Modelling tracer dispersion in subglacial Lake Vostok, Antarctica


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Klaus.Grosfeld [ at ] awi.de

Abstract

Lake Vostok, isolated from direct exchange with the atmosphere by about 4 km of ice for millions of years, provides a unique environment. This inaccessibility raises the importance of numerical models to investigate the physical conditions within the lake. A topographic ridge splits the lake into a northern and southern part. Basic considerations reveal that the high pressure leads to convective flow in the lake. Using a three dimensional numerical model and the best available geometry, we analyse the baroclinic flow and the tracer dispersion within the lake. From our model experiments we find a different representation of the flow regime in the northern and southern basins. In the north and the northern part of the southern basin, where melting at the ice base dominates,convection provides a vertically well-mixed water column. In the south, where Vostok Station is located, basal freezing across about 3500 km^2 provides a vertically stable stratification of the water column's upper half. The different vertical stratifications lead to tracer concentration gradients in the water column which will influence the information retrieved from the Vostok ice core. The time needed for tracers to dissipate across the whole lake is strongly dependent on the location where they are released and amounts from years to decades.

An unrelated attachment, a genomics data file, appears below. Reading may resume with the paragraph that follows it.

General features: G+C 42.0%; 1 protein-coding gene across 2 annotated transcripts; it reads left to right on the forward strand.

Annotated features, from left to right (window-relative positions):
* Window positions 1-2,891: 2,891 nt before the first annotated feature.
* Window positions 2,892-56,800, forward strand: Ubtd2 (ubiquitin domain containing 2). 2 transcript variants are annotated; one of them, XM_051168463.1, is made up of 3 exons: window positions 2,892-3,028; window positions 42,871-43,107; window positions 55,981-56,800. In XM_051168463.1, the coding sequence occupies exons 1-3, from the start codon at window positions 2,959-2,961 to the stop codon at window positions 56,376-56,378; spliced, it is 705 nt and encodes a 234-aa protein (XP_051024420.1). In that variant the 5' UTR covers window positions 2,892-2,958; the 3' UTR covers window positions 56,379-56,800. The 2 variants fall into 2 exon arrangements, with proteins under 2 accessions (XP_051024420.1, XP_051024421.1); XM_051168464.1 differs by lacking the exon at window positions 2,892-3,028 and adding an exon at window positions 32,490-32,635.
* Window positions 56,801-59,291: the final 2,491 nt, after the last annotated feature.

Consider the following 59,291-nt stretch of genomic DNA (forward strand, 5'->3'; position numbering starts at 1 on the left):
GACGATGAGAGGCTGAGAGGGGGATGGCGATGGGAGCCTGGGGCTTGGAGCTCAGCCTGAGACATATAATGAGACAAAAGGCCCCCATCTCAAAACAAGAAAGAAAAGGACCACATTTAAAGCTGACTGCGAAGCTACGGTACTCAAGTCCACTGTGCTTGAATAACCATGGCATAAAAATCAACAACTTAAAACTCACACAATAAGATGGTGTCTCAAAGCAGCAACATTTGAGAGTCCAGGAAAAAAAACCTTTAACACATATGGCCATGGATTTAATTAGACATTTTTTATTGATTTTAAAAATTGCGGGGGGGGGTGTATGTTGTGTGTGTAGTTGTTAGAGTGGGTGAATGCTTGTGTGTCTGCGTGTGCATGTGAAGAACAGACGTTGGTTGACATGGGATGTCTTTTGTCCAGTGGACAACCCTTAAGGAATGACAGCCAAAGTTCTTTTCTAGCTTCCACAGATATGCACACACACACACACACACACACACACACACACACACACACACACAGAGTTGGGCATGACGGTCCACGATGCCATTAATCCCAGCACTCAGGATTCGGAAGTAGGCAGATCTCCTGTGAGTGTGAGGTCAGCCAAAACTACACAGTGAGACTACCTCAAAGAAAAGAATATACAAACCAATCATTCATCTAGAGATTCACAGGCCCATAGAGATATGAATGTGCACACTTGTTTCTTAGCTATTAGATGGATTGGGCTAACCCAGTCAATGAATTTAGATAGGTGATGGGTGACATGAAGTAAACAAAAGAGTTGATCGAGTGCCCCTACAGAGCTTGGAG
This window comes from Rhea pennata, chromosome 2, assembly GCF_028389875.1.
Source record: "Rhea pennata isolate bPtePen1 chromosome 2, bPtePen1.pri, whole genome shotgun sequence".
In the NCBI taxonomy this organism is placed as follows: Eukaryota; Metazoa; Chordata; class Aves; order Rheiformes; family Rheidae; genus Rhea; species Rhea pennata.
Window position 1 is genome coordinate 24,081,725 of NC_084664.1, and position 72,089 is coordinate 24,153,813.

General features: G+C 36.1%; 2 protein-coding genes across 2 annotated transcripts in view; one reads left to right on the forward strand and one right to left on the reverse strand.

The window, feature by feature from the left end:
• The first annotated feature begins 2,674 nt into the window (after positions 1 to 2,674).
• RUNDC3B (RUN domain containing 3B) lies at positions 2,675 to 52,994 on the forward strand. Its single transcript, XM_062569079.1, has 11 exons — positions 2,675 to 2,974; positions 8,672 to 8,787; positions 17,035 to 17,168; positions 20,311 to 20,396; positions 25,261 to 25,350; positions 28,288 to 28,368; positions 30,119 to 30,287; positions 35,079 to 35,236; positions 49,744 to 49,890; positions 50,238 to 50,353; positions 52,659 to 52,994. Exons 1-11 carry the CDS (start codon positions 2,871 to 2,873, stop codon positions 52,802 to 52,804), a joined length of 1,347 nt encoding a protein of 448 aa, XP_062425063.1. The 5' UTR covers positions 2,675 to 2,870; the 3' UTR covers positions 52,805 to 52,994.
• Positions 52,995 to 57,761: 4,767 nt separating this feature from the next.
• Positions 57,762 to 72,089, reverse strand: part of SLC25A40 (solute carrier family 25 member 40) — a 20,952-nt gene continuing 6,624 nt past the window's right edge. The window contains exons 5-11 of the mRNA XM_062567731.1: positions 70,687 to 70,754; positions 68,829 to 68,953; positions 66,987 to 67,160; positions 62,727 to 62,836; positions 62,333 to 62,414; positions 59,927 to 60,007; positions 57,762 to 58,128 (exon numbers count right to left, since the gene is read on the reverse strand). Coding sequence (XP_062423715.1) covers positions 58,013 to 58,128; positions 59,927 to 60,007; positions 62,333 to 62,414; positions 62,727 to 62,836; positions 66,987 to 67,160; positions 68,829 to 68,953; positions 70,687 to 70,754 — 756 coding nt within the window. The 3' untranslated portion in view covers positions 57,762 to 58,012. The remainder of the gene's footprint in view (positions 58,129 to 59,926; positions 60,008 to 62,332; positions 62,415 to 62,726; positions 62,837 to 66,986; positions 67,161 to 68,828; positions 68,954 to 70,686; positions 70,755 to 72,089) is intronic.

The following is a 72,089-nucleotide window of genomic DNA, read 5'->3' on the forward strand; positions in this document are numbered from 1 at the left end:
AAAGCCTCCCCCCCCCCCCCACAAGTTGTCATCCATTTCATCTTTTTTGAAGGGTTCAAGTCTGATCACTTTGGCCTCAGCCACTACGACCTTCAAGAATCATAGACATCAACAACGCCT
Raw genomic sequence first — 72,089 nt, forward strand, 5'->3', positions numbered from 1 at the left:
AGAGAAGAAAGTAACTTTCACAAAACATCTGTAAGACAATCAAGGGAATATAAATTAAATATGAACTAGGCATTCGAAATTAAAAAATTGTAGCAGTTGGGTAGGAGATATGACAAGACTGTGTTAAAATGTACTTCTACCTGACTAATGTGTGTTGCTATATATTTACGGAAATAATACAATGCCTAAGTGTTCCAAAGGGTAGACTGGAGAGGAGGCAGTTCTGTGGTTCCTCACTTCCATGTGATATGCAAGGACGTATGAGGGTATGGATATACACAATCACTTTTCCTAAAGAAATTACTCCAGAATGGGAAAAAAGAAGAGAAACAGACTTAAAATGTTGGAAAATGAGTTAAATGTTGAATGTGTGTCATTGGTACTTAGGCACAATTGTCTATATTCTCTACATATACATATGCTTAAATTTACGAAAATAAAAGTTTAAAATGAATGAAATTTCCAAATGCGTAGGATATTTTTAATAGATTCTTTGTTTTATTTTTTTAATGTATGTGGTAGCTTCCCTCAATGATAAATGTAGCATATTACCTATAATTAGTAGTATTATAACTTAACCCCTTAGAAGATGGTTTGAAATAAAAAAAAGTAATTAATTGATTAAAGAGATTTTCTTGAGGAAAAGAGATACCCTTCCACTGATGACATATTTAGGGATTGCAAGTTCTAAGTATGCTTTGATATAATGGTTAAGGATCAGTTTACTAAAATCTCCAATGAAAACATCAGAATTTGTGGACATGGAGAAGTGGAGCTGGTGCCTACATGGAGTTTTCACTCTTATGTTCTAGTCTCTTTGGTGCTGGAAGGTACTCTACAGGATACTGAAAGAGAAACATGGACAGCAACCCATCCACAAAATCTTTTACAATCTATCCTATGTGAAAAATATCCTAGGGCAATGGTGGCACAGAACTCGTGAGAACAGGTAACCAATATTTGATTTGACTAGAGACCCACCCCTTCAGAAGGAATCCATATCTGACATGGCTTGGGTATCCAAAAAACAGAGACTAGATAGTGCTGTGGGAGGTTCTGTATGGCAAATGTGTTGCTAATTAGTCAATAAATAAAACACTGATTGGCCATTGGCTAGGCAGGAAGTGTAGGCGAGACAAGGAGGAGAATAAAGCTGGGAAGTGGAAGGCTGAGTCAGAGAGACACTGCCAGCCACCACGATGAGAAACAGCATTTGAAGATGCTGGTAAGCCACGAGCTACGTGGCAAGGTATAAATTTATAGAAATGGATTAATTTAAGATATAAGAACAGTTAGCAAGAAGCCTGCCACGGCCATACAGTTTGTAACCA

Item Type
Conference (Conference paper)
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Not peer-reviewed
Publication Status
Published
Event Details
in Antarctica: AKeystone in a Changing World - Online Proceedings of the 10th IASES X, edited by A. K. Cooper and C. R. Raymond et al., USGS Open-File Report 2007-1047, Extended Abstract 052.
Eprint ID
17311
Cite as
Thoma, M. , Grosfeld, L. and Mayer, C. (2007): Modelling tracer dispersion in subglacial Lake Vostok, Antarctica , in Antarctica: AKeystone in a Changing World - Online Proceedings of the 10th IASES X, edited by A. K. Cooper and C. R. Raymond et al., USGS Open-File Report 2007-1047, Extended Abstract 052 .


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